Earth's Magnetic North Pole Keeps Moving Towards Siberia at a Mysteriously Fast Pace
Our planet is restless, and its poles are wandering. Of course, the geographic north pole is in the same place it always was, but its magnetic counterpart – indicated by the N on any compass – is roaming towards Siberia at record-breaking speeds
Our planet is restless, and its poles are wandering. Of course, the geographic north pole is in the same place it always was, but its magnetic counterpart – indicated by the N on any compass – is roaming towards Siberia at record-breaking speeds that scientists don’t fully comprehend.
It’s worth stating that while the pace is remarkable, the movement itself isn’t. The magnetic north pole is never truly stationary, owing to fluctuations in the flow of molten iron within the core of our planet, which affect how Earth’s magnetic field behaves.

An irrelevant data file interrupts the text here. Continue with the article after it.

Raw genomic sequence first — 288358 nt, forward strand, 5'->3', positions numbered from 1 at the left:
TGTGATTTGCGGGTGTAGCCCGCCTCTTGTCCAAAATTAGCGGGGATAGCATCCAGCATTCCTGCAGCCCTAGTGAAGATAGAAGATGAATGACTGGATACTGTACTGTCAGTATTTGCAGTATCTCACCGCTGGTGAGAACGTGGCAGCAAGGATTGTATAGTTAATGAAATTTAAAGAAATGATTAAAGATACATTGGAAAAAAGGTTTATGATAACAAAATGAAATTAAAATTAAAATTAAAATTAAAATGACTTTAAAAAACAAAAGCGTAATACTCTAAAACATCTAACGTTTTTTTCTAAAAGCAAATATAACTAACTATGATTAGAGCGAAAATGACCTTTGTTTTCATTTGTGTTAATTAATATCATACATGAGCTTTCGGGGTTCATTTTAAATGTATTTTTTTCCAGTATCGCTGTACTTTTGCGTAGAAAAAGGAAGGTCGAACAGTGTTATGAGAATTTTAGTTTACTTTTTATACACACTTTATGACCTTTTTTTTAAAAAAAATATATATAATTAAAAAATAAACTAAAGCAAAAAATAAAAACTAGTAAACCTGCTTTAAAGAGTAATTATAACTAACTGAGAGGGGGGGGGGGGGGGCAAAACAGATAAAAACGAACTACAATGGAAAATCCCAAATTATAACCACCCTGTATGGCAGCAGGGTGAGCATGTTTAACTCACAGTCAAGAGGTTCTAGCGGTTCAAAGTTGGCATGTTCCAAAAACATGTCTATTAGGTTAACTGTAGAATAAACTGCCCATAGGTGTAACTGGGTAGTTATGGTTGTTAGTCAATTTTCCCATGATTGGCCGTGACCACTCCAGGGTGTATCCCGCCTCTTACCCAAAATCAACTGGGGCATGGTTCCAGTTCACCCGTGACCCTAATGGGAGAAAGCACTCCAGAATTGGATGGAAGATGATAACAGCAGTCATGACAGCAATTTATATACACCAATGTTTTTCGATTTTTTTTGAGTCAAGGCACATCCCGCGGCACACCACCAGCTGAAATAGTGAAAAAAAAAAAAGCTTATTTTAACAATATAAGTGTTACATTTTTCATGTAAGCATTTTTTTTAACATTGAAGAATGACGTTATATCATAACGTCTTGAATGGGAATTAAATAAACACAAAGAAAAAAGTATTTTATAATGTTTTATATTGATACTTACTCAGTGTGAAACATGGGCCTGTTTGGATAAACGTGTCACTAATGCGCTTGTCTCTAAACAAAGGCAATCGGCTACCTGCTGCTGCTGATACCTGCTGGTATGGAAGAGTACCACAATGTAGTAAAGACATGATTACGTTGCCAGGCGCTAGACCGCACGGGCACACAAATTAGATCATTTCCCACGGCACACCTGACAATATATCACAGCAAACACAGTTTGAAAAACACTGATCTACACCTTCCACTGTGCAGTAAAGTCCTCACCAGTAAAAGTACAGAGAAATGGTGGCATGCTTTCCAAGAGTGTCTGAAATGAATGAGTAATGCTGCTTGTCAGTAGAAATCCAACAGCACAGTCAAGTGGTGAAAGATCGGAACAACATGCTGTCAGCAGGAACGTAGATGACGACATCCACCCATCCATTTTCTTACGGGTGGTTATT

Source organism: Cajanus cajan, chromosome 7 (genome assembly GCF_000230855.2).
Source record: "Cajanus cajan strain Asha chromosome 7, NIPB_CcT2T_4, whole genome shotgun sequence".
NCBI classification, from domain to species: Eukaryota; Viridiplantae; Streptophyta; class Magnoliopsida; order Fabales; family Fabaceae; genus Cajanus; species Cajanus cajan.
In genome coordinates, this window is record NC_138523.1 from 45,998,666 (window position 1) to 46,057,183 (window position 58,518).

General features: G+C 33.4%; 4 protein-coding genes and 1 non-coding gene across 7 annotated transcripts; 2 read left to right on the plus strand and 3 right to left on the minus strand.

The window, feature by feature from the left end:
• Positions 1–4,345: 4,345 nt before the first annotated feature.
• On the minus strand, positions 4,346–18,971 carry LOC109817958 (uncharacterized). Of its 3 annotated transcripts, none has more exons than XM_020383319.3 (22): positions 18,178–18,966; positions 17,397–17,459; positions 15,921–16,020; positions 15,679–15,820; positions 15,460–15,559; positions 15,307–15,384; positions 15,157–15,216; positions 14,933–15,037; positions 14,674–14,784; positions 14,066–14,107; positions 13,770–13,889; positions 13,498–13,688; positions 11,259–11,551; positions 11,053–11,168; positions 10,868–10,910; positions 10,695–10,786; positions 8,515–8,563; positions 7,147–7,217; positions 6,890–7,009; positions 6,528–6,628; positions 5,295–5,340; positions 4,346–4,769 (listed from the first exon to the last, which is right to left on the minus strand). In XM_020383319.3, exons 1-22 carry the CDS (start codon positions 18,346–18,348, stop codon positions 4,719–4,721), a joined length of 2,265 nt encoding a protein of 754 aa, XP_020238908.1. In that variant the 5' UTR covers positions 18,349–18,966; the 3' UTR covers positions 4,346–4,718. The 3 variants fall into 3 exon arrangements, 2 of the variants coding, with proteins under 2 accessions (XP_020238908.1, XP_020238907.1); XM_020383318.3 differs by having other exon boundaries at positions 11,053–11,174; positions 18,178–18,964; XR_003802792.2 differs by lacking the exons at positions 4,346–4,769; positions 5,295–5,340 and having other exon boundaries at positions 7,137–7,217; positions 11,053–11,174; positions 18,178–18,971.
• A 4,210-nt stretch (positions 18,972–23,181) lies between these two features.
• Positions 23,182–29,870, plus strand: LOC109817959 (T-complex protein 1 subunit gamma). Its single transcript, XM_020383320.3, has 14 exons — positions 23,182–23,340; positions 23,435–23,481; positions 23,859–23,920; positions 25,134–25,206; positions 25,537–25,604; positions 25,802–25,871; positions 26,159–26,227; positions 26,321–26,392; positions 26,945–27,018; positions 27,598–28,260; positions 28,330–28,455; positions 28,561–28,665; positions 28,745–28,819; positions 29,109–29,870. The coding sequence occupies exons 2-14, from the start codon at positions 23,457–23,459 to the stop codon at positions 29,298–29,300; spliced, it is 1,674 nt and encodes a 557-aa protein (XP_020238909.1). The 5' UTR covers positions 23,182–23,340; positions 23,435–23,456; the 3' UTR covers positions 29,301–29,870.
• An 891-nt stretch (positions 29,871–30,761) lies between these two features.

"Since its first formal discovery in 1831, the north magnetic pole has travelled around 1,400 miles (2,250 km)," the NOAA’s National Centres for Environmental Information (NCEI) explains on its website.
"This wandering has been generally quite slow, allowing scientists to keep track of its position fairly easily."
That slow wander has quickened of late. In recent decades, the magnetic north pole accelerated to an average speed of 55 kilometres (34 miles) per year.
The most recent data suggest its movement towards Russia may have slowed down to about 40 kilometres (25 miles) annually, but even so, compared to theoretical measurements going back hundreds of years, this is a phenomenon scientists have never witnessed before.
"The movement since the 1990s is much faster than at any time for at least four centuries," geomagnetic specialist Ciaran Beggan from the British Geological Survey…